The Ghosts in the Machine

When we replace a part in a machine, we discard the old one. It no longer belongs in the system. The machine doesn’t miss it.

We have allowed ourselves to carry this analogy across into our organisations. We restructure, “rightsize”, merge, sell……whatever.

We allow ourselves to assume that what’s behind us is over, and that the logic of the new structure will propel us forward.

When things were slower, less VUCA, we were largely able to get away with that (even though the signals were there. 70% of change initiatives fail, as do a similar (or greater) proportion of acquisitions)

Now it’s an issue we cannot ignore. Every person who leaves an organisation, for whatever reason, leaves a “ghost”.

People leave their imprint on organisations long after they have left for whatever reason – including death.

We replace them, but the way they worked and the relationships they had leave a deep imprint. It is clear that new people who move into roles, at whatever level, who do not pay attention to how their predecessors operated are in for an uphill struggle.

People who “fail” and get replaced fail for a whole range of reasons from capability to politics. Functional incompetence is rare, meaning that it is far more likely they fell victim to the vicissitudes of the system and the “blame game” – which will still be there awaiting the new, naive and probably unwitting arrival.

It is said that Nikita Khruschev left two letters for his successor Leonid Brezhnev, each to be opened when a significant problem occurred. The first said “blame everything on me”. The second said “write two letters”.

The implications are massive. Treating organisations as machines, and people as replaceable no longer works. The organisations don’t have the ability to survive this sort of approach for any length of time.

Getting rid of people who are inconvenient not incompetent results in them finding work somewhere else, and letting every one know in an age of ubiquitous connection. Meanwhile, the organisation they leave behind doesn’t really change much. People notice. The “ghost” of those who leave remain, whispering “told you so” to those remain, and the glue that keeps the organisation together weakens.

Organisations need talent far more than talent needs a specific organisation. Talent has more options than organisations.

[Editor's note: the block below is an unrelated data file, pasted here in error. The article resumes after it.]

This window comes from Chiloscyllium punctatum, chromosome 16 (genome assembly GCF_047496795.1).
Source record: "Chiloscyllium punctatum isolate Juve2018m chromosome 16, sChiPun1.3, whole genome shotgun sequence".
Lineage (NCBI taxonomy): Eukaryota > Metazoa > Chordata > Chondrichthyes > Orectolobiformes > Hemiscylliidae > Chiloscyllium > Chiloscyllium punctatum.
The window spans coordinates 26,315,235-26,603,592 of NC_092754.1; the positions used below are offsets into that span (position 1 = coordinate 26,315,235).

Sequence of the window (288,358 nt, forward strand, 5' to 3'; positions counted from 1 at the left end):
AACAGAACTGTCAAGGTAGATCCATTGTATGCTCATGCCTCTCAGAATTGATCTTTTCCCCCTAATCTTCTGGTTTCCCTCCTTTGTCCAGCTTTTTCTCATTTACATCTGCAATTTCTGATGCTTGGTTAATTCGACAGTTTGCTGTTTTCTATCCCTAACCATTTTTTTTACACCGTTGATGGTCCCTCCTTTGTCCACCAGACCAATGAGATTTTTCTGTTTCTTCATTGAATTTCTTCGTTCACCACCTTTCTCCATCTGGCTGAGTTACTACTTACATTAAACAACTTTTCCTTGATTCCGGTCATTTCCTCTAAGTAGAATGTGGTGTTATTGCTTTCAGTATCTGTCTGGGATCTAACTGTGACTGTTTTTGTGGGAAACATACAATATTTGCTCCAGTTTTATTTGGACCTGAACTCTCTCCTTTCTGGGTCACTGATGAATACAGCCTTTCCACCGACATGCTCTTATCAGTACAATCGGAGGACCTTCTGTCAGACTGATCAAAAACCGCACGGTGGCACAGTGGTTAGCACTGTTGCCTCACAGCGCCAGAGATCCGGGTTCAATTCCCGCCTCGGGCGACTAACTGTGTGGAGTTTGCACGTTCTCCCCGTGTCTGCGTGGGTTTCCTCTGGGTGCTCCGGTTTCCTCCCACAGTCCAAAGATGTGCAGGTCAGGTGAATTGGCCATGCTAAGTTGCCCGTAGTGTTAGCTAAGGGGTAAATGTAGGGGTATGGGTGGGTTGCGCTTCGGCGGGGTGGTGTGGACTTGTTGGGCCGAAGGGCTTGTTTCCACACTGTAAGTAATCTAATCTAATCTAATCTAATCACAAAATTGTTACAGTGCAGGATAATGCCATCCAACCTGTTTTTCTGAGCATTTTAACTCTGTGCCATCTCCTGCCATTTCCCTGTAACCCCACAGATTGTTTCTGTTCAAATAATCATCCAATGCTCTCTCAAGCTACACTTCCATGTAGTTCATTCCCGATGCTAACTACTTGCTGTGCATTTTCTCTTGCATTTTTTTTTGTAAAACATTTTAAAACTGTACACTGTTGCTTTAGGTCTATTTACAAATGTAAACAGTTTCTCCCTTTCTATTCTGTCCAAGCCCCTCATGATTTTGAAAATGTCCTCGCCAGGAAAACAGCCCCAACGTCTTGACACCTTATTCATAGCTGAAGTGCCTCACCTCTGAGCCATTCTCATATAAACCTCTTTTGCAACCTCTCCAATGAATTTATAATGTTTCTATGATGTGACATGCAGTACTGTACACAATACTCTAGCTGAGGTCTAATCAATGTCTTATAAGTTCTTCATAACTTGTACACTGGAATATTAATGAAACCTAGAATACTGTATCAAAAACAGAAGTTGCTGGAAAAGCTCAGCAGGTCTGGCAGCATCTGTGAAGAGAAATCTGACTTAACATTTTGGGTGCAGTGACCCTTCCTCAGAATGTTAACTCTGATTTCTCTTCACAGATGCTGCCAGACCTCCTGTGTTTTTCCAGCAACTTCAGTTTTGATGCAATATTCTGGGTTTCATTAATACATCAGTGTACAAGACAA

Good leadership recognises this.

Recognising those who have left is the foundation upon which change is built.

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How does that really work?

One of my vivid memories from school is calculus. Sitting in rows trying to keep up. Getting marks for being able to replicate what was going up on the Board.

The trouble was, I could do it, but didn’t really understand it. I couldn’t pull it apart and play with it. Be intimate with it. I could pass the exam, but was a mechanic with it, not an engineer, or an artist. But it did the job, I got the grades and moved on. I regret that – maths is a beautiful subject that I’m only getting to grips with now – a long time on. Learning to play with it.

With the change that we’re in, the skills we have learned will become obsolete at an accelerating rate. A little like software that’s just been updated.

The artist who codes it though, the person who understands how how it works, who can play with it, who can create from first principles, will thrive.

Learning keeps you current. Understanding gives you freedom.

On Stage

going on stage

A large part of what I do with clients involves me standing back and noticing what’s going on for them, internally and externally in areas that are hard to monitor with data, but which can be sensed.

A large part of my “off site” load is reading and monitoring trends (I am a recent convert to Blinkist and Feedly which are great tools for filtering what to pay attention to)

What I am noticing is that the vast majority of articles, and good percentage of books that are written seem to be written for actors on a corporate stage. Full of different aspects of how to play your part better, find better “agents”, get noticed.

Person as role holder on a business stage in some form of soap opera.

I’ve often wondered what happens to actors in soap operas who have been playing a role for many years. Who goes home at night – the person, or the part? When do they notice?

I think that the most important task we have while we’re here is to be open to our calling and ready to listen to it when it appears. To make the fullest contribution we can with our unique individual talents. Not easy when the role is full on, but vital none the less.

William Stafford wrote it beautifully:

The Way It Is

There’s a thread you follow. It goes among  things that change.  But it doesn’t change. People wonder about what you are pursuing. You have to explain about the thread. But it is hard for others to see. While you hold it you can’t get lost. Tragedies happen; people get hurt or die; and you suffer and get old. Nothing you do can stop time’s unfolding. You don’t ever let go of the thread.

We are in times of unprecedented change that will change just about every aspect of how we work, and will rewrite many of the soap operas we are part of today. No matter how well we have played the part, it won’t stop our character being written out of the script.

What will matter, more than ever is who we are and the thread we are following.